Pork belly often comes with the belly ribs in. If you wish, you can bone out the ribs/have your butcher do it for you. Then you have a rack of ribs which you can cook any way you like. Personally though, I tend to leave the ribs in when I cook the pork, and cut them off at the end of the cooking time (the meat is very tender so this is easy). The ribs are a chefs treat – ugly, but delicious. There is a certain amount of cartilage to watch out for though, which you CAN eat, but it has an al dente kind of mouthfeel that I personally find quite unpleasant.

As with most pork recipes, if you like fennel or aniseed-y flavours, add some fennel seeds or star anise to the rub or to the glaze. Please don’t make me eat it though – I can’t stand the taste of aniseed.

Pickles: Tips for Geeks

Ploughman's lunch with butter
Pickling has infinite scope for variation based on personal preference. If you prefer your pickles sweeter, add more sugar. Milder, add more water. Increase, reduce or eliminate entirely the salt content of the brine if you wish.

Spices and herbs can be tailored to whatever it is that you’re pickling. If you like aniseed-y flavours (I can’t stand them), they infuse really well into the pickling liquor. You can use fennel seeds or star anise to pickle fennel or onions which will then go great with pork.

 

Pickle jar open
Radishes will stain pickling liquor a striking shade of hot pink, and any cucumbers in
that liquor will take on a more delicate shade. If you’re not keen on this for
presentation, keep radishes and cucumbers separate. If you’re only about the eating of
them, don’t worry about it. If you actively seek a vivid pinky/purple colour, add a few
slices of beetroot.

You can use regular cucumbers for pickling but there are varieties of pickling cucumbers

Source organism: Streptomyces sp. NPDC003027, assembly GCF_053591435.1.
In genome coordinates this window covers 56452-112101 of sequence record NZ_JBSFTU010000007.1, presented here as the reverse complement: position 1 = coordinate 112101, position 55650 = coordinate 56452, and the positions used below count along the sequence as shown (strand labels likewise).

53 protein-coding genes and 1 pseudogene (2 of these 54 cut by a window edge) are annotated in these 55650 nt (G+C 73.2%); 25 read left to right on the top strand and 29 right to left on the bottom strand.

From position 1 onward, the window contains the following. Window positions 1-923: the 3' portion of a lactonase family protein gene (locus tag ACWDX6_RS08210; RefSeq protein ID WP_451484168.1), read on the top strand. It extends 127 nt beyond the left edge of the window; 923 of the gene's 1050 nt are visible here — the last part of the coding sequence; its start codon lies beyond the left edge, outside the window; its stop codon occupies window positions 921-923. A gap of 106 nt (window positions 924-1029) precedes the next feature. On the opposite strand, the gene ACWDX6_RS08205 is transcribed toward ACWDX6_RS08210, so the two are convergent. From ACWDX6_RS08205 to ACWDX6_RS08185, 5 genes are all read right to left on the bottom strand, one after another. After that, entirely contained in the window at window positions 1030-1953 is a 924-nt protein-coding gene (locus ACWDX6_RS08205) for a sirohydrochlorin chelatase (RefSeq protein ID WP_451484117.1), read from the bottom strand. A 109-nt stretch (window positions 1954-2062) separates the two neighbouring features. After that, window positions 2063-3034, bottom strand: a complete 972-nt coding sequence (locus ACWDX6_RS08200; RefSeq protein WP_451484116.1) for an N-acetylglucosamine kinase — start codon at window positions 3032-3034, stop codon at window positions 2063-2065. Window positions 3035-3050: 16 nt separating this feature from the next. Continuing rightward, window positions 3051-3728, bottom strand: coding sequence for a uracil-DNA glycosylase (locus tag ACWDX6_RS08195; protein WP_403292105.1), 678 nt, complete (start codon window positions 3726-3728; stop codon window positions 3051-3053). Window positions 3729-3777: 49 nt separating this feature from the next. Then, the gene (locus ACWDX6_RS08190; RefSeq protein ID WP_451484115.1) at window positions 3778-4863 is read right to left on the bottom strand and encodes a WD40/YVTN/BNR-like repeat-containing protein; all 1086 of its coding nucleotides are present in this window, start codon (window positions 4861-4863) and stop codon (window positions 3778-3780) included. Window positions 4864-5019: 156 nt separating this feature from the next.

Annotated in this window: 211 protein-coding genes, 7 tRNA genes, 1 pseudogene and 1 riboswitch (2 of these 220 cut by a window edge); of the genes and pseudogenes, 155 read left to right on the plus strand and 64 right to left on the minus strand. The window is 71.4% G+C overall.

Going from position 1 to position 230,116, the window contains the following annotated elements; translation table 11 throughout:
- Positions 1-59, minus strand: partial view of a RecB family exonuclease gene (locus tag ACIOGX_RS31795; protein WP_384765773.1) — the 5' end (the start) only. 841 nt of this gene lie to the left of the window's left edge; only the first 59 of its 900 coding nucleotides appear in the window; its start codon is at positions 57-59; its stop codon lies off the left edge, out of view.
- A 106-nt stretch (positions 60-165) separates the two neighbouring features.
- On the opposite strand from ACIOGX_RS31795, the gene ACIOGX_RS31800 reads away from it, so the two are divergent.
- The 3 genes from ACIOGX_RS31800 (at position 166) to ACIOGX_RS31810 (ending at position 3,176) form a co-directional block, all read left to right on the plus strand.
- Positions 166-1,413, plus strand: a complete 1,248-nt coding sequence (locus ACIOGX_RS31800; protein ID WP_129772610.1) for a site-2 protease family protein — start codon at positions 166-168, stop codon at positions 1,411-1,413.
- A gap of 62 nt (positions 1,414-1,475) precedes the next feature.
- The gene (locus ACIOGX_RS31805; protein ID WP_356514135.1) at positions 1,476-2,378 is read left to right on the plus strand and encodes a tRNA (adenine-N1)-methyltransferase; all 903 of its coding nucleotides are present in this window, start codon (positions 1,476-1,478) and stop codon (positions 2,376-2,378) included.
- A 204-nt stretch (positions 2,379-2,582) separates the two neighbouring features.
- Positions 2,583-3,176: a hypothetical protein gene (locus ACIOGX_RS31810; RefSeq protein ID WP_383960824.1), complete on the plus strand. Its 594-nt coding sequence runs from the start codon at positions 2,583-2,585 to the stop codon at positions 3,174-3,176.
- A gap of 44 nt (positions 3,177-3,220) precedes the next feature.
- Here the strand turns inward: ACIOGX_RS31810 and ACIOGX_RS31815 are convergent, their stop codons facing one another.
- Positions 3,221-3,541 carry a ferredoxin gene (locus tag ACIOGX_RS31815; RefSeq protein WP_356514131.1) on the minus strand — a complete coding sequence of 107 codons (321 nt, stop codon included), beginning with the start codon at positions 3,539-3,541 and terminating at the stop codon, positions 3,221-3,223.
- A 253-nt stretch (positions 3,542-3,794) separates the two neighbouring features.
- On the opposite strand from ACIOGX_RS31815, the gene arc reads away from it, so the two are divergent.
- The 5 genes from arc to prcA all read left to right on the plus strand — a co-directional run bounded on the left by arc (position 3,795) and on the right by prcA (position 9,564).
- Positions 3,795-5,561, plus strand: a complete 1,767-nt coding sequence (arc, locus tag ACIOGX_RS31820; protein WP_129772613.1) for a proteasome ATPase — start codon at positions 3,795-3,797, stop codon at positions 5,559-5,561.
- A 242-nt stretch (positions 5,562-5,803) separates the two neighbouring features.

available (I usually find them at Indian grocery stores) and they are exceptionally good.

Thicker cuts of vegetables take longer to pickle and have firmer mouthfeel. Play around to
get the size/shape you like best.

 

 

 

 

IMG_9680
You can get a couple of uses out of a batch of pickle liqueur. You may need to top it up
with more vinegar, sugar or salt – the water inside the previous batch of veg will have
diluted it. Boil it and allow to cool to repasteurise it. As in all things, use your best
judgement – throw it away if it doesn’t smell or taste nice.

A short list of things I’ve heard of or tried pickling: courgettes, pears, chillies,
apples, watermelon rind, kholrabi, cabbage, celeriac, cauliflower, broccoli, carrots. It’s
well worth trying things out, even unusual ideas

If you want to store pickles at room temperature, official advice is that they need to be
sterilised and then kept sealed to prevent recontamination. It’s possible that the acidity
alone will prevent bacterial growth, and I’ve heard ph 4.2 or below cited as a target.
However, I don’t have the ability to measure ph, and I prefer my pickles chilled anyway,
so I keep them in the fridge.

You may find yourself with quite a bit of leftover brine once you’ve eaten all the
pickles. Here’s a great way to use it up:

 

Pickleback

Recipe: Pickleback

  • 25ml Bourbon
  • 20ml Pickle juice

Pour the bourbon into one shot glass and the pickle juice into another. Drink the bourbon, then drink the pickle juice. The pickle juice will cleanse the palate and leave you ready for another bourbon. Repeat as necessary.

“Hedgerow” ice cream with apple crumble

Blackberry, rosemary, elderflower cordial and white chocolate chunks

Hedgerow Jaunty

The only thing better than food is free food. That’s why there’s no time of year quite like blackberry season. All along the banks of the river and at the borders of every park, hedgerows burst into fruit, and any walk is liable to leave me with crimson-stained fingers until I get home.

Blackberries

This dish was inspired by the bounty that this season offers up for free: blackberries from Shotover park and Mesopotamia walk; elderflower cordial made from Warnford Meadow; apples from our garden and rosemary purloined from someone else’s

It’s also a little bit of a twist on the gastropub stalwart of blackberry and apple crumble with vanilla ice cream. I’ve never liked putting blackberries in apple crumble. The blackberry flavour diminishes in the cooking and you’re left picking seeds out from between your teeth.

This ice cream, with the rich, fresh blackberry flavour, is great on its own, but it goes perfectly with apple crumble. I’ve included a recipe for that as well, but there’s nothing new about it – I’ve cooked it the same way since I had to stand on a chair to reach the table.

Apples on the tree 2Hedgerow Ice Cream with Apple Crumble

Blackberry purée
Makes 200g-300g
400g (or more) of blackberries, washed and drained

Continue reading ““Hedgerow” ice cream with apple crumble”